A beach bar. My wife and I are with our cousins, James and Jessica. We are eating pizza. Somebody got a little crazy and even ordered oysters.
You know what my favorite part of any family gathering is? Not oysters or pizza. The part at the end. It takes place in the parking lot, before everyone parts ways. It’s called the Goodbye Ceremony.
In this part of the world, the simple act of saying goodbye can last for three hours. Sometimes longer if it’s football season.
James and Jessica are cool cousins. I once rode out a hurricane with James. I’ll never forget it. Hurricane Ivan was tearing through Brewton, Alabama. The rest of the family was downstairs, listening to a radio by candlelight.
James and I were upstairs, the ultimate thrill seekers, watching the storm. But we couldn’t see anything because it was too dark.
So our entire conversation basically went like this:
“Did you hear that?”
“What about that?”
When the storm hit, we heard creaking and groaning. It sounded like the core of the planet was getting ripped from the soil and hurling through outer space somewhere above the casino in Atmore.
The next morning, the town had lost so many trees you couldn’t drive down Belleville Avenue. The power was out. It was tragic.
But Brewton’s families banded together. You could see people on porches, cooking food on gas grills, drinking beer at noon.
Because that’s what family does.
Family is important to me. It becomes even more important the older I get. I didn’t grow up with much. And at this age I have to sort of create my own, which isn’t easy because I have no kids.
This is tough sometimes because I really like kids. I like them so much that every child I meet—I know this is going to seem odd—I call “cousin.” I figure, why not?
Last week, for instance, I worked in the nursery at a Methodist church. They let me hold as many babies as I wanted. I spent most of the service bouncing a baby named Cousin Tray.
I couldn’t let him go. Cousin Tray had the fattest little hands I’ve ever seen.
Before I gave Cousin Tray back to his mother, I told him to call me if he ever needed anything, since, you know, we’re family.
Cousin Tray agreed. Then he gave me a high-five to seal the deal.
Speaking of cousins, this past Fourth of July I found new biological cousins from my father’s side. I had never met them before—at least I don’t remember meeting them. You might have thought we would have acted like strangers, but no.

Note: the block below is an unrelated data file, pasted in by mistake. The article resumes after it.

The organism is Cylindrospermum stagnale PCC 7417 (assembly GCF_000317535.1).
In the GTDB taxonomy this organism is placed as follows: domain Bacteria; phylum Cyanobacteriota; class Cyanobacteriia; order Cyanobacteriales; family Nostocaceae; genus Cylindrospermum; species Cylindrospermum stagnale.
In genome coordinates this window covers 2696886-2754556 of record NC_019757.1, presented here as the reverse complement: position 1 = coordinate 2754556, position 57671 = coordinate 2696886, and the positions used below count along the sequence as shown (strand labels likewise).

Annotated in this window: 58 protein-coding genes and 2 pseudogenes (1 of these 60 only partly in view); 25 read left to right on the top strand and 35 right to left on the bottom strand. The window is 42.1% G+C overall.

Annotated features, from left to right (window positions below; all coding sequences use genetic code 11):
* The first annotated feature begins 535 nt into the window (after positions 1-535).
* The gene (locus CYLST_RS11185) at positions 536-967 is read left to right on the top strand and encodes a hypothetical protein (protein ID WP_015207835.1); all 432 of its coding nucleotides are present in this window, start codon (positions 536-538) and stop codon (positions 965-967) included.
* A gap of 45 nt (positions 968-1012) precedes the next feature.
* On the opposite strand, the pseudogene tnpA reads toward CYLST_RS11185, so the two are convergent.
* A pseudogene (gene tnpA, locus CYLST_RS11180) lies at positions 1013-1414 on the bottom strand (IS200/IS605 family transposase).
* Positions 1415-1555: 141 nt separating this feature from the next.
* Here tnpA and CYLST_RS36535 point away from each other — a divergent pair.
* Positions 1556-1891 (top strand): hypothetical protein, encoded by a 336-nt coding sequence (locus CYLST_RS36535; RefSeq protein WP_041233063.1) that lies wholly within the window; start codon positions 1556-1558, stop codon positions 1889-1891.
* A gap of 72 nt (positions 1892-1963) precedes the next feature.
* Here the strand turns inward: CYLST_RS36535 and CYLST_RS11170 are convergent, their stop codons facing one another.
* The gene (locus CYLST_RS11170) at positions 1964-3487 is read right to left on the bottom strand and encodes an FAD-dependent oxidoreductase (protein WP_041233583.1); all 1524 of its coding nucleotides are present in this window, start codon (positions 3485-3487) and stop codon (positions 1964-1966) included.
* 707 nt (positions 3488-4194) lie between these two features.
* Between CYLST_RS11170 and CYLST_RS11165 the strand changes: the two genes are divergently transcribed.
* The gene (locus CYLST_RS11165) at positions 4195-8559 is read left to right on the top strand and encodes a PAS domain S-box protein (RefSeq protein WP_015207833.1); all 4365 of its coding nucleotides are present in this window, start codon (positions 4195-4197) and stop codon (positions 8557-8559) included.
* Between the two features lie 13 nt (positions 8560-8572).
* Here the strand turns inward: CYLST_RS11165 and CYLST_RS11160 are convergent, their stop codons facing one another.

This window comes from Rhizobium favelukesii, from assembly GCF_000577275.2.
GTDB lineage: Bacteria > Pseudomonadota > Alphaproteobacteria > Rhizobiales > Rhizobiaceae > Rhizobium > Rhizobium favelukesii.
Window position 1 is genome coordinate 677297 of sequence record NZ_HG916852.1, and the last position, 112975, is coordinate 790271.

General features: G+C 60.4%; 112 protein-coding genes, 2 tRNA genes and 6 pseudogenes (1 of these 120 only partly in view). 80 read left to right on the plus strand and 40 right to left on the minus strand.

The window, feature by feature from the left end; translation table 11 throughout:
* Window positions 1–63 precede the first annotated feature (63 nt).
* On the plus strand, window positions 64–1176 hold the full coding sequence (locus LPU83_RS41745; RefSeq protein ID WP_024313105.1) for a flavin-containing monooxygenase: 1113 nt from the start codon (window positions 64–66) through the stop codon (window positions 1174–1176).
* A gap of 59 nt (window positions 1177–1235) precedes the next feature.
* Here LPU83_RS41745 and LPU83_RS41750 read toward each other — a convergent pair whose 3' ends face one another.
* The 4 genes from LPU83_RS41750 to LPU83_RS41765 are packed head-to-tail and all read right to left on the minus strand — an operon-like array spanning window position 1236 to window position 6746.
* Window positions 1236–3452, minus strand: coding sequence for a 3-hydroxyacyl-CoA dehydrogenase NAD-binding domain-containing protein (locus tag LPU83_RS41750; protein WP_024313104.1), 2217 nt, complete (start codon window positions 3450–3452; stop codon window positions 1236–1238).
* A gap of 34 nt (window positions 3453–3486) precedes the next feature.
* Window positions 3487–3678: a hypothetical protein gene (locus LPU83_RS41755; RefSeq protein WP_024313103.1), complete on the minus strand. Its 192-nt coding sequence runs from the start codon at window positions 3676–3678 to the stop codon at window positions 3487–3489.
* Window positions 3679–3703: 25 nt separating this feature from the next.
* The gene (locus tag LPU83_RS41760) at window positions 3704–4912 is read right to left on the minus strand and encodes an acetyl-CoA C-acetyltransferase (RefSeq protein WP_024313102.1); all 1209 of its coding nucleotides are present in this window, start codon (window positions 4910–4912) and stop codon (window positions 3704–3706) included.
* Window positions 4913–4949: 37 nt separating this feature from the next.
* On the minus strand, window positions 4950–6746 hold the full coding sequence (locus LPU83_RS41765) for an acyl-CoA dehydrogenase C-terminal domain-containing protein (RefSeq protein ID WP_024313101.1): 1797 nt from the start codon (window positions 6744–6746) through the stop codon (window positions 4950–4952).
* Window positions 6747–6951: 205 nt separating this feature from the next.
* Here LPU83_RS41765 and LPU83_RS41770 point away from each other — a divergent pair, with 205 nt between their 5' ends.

When we said goodbye, we all stood by the door for nearly an hour conducting a proper Goodbye Ceremony according to protocol. It was the best part of the evening.
There is something about standing by the front door and getting ready to leave that inspires the storyteller in everyone.
Goodbyes with my sister’s family can last well through the night until “Live with Kelly and Ryan” finally comes on TV and various roosters start crowing in the distance.
My sister has two babies. I can never seem to let them go. I could hold them all day. I call them “Cousin Lily” and “Cousin Lucy.”
At the door, I like to fix their hair and kiss their fat cheeks and pinch their noses. I remind Cousin Lucy not to forget about me. I make a raspberry on Cousin Lily’s bare white tummy.
But most of all, I like to stand in the entryway, talking. To the untrained eye, it looks as though we’re saying goodbye. But we aren’t. Family doesn’t say goodbye. Not ever. In fact, we are telling each other the opposite.
We are saying: “Even though we’ll be apart, nothing can keep us apart for long. Because we’re family.”
Right now, my wife and cousins are leaving the beach bar. We have finally finished our pizza and oysters. We tip our waitress, we walk outside. The stars are out by the billions tonight. James and I are hugging in the parking lot. Jessica is hugging my wife.
Initializing official Goodbye Ceremony in five, four, three, two…
“We’re so glad we got to see you tonight.”
“Us too, we’ll have to do this again.”
“We really do.”
“It was fun.”
“It really was.”
“That pizza sucked.”
“Mine was actually okay.”
“Hey, remember that time when Hurricane Ivan came through Brewton?”
“What a night, huh?”
“How many years ago was that?”
“At least fifteen.”
“God, has it been that long?”
“I think so.”
“Fifteen years ago, are we getting old?”
“No, it’s just you. You’re getting old.”
“Gimme one more hug.”
“Drive safe, now.”
“Same to you.”
“You sure it was fifteen years ago?”
“Hey, is that gray in your beard?”
“No, it’s parmesan.”
“I gotta get up early tomorrow.”
“Okay, for real this time, bye y’all.”
“Let’s do this again.”
Forever and a day, and then some more.
Look me up one day, Cousin Tray.